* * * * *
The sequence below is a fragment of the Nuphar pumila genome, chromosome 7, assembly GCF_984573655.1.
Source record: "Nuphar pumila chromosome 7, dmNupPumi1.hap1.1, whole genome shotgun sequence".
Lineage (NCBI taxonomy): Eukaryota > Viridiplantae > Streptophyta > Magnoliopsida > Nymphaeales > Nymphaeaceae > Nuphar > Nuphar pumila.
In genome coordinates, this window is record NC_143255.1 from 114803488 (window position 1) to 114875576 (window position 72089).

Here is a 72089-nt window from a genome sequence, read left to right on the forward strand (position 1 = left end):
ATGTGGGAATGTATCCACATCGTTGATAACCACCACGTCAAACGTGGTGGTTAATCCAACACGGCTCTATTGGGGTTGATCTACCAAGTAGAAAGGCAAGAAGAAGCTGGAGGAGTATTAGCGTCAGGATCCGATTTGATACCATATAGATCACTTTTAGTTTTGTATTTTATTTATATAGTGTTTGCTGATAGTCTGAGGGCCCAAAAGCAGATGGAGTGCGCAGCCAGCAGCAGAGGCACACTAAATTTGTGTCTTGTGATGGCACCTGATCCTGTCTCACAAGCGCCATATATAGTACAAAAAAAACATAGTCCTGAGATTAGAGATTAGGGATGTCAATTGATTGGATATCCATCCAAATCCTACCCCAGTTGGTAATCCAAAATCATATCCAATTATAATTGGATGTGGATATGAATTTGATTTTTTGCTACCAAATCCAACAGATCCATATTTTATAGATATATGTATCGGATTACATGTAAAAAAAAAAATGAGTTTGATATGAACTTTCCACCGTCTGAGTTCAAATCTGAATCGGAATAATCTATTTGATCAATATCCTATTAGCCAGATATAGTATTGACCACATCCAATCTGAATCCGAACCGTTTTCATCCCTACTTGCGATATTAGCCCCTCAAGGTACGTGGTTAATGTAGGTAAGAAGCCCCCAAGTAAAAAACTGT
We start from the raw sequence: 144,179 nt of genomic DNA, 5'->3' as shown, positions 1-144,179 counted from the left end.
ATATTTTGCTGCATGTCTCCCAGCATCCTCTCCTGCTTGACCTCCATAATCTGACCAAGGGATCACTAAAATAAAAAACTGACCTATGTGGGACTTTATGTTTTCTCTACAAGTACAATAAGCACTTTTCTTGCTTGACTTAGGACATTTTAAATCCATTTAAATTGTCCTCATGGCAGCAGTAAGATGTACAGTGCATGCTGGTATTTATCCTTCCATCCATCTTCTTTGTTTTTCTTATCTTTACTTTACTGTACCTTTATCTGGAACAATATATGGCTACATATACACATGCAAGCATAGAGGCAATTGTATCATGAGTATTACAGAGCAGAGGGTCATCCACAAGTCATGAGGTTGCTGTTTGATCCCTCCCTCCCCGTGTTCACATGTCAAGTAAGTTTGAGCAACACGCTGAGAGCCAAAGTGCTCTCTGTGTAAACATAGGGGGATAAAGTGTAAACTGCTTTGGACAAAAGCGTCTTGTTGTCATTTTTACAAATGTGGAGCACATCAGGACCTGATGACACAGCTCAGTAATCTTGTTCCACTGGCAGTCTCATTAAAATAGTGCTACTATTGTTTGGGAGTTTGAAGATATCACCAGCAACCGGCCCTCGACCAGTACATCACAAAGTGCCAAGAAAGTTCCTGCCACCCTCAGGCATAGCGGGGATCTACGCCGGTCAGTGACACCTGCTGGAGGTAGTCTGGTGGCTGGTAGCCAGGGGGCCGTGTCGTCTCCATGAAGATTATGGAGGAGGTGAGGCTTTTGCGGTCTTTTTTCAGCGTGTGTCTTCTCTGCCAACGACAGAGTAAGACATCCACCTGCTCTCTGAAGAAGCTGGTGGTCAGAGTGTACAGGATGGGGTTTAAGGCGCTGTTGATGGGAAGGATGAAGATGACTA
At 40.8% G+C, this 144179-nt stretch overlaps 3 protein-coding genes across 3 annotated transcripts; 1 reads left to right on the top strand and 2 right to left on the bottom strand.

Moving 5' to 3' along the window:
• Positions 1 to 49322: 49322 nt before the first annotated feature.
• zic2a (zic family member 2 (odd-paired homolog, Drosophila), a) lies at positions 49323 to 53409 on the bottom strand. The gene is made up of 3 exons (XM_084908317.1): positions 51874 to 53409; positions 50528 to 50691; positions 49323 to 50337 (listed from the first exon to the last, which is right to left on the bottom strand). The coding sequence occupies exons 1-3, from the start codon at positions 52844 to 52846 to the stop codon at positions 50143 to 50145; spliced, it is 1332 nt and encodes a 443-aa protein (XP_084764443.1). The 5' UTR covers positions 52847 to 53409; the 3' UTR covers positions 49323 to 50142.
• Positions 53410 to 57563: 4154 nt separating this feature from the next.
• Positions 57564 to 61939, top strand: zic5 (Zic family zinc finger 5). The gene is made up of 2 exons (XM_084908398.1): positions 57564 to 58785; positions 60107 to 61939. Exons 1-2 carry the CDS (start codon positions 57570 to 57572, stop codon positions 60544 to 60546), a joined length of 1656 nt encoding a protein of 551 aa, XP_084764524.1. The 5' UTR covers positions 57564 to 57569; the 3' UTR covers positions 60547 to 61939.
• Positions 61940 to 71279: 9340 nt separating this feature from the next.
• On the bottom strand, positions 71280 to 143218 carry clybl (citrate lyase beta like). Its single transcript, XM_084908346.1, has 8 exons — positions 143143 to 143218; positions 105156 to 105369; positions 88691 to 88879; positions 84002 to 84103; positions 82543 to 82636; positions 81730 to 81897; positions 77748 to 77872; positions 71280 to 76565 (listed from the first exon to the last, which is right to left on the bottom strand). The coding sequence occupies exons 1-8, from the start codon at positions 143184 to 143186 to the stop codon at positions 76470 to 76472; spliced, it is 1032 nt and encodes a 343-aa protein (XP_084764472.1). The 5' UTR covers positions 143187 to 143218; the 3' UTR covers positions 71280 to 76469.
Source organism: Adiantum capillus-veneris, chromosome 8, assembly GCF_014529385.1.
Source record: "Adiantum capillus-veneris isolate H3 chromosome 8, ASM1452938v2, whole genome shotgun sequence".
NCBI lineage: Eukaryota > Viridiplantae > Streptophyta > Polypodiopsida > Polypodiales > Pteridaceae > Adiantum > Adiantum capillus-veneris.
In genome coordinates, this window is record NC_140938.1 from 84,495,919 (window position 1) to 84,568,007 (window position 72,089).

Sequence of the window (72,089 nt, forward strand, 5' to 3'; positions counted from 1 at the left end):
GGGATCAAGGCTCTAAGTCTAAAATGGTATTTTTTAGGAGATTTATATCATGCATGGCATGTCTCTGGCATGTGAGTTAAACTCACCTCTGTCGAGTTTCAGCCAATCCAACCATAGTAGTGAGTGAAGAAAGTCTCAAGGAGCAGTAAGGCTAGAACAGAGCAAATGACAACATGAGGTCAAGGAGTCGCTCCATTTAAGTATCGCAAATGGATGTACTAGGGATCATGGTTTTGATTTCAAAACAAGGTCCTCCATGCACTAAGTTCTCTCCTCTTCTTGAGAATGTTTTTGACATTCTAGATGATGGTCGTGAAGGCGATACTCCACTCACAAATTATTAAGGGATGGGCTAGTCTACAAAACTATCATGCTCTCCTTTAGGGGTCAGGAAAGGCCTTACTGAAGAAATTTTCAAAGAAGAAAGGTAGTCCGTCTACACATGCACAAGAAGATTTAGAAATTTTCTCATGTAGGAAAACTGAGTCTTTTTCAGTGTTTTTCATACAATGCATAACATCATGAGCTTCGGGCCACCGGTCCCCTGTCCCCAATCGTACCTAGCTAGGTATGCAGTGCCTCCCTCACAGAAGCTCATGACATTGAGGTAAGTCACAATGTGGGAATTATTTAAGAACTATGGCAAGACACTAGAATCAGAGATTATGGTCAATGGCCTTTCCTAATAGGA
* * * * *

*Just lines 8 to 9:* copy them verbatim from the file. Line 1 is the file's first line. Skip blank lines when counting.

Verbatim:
ATATTTTGCTGCATGTCTCCCAGCATCCTCTCCTGCTTGACCTCCATAATCTGACCAAGGGATCACTAAAATAAAAAACTGACCTATGTGGGACTTTATGTTTTCTCTACAAGTACAATAAGCACTTTTCTTGCTTGACTTAGGACATTTTAAATCCATTTAAATTGTCCTCATGGCAGCAGTAAGATGTACAGTGCATGCTGGTATTTATCCTTCCATCCATCTTCTTTGTTTTTCTTATCTTTACTTTACTGTACCTTTATCTGGAACAATATATGGCTACATATACACATGCAAGCATAGAGGCAATTGTATCATGAGTATTACAGAGCAGAGGGTCATCCACAAGTCATGAGGTTGCTGTTTGATCCCTCCCTCCCCGTGTTCACATGTCAAGTAAGTTTGAGCAACACGCTGAGAGCCAAAGTGCTCTCTGTGTAAACATAGGGGGATAAAGTGTAAACTGCTTTGGACAAAAGCGTCTTGTTGTCATTTTTACAAATGTGGAGCACATCAGGACCTGATGACACAGCTCAGTAATCTTGTTCCACTGGCAGTCTCATTAAAATAGTGCTACTATTGTTTGGGAGTTTGAAGATATCACCAGCAACCGGCCCTCGACCAGTACATCACAAAGTGCCAAGAAAGTTCCTGCCACCCTCAGGCATAGCGGGGATCTACGCCGGTCAGTGACACCTGCTGGAGGTAGTCTGGTGGCTGGTAGCCAGGGGGCCGTGTCGTCTCCATGAAGATTATGGAGGAGGTGAGGCTTTTGCGGTCTTTTTTCAGCGTGTGTCTTCTCTGCCAACGACAGAGTAAGACATCCACCTGCTCTCTGAAGAAGCTGGTGGTCAGAGTGTACAGGATGGGGTTTAAGGCGCTGTTGATGGGAAGGATGAAGATGACTA
At 40.8% G+C, this 144179-nt stretch overlaps 3 protein-coding genes across 3 annotated transcripts; 1 reads left to right on the top strand and 2 right to left on the bottom strand.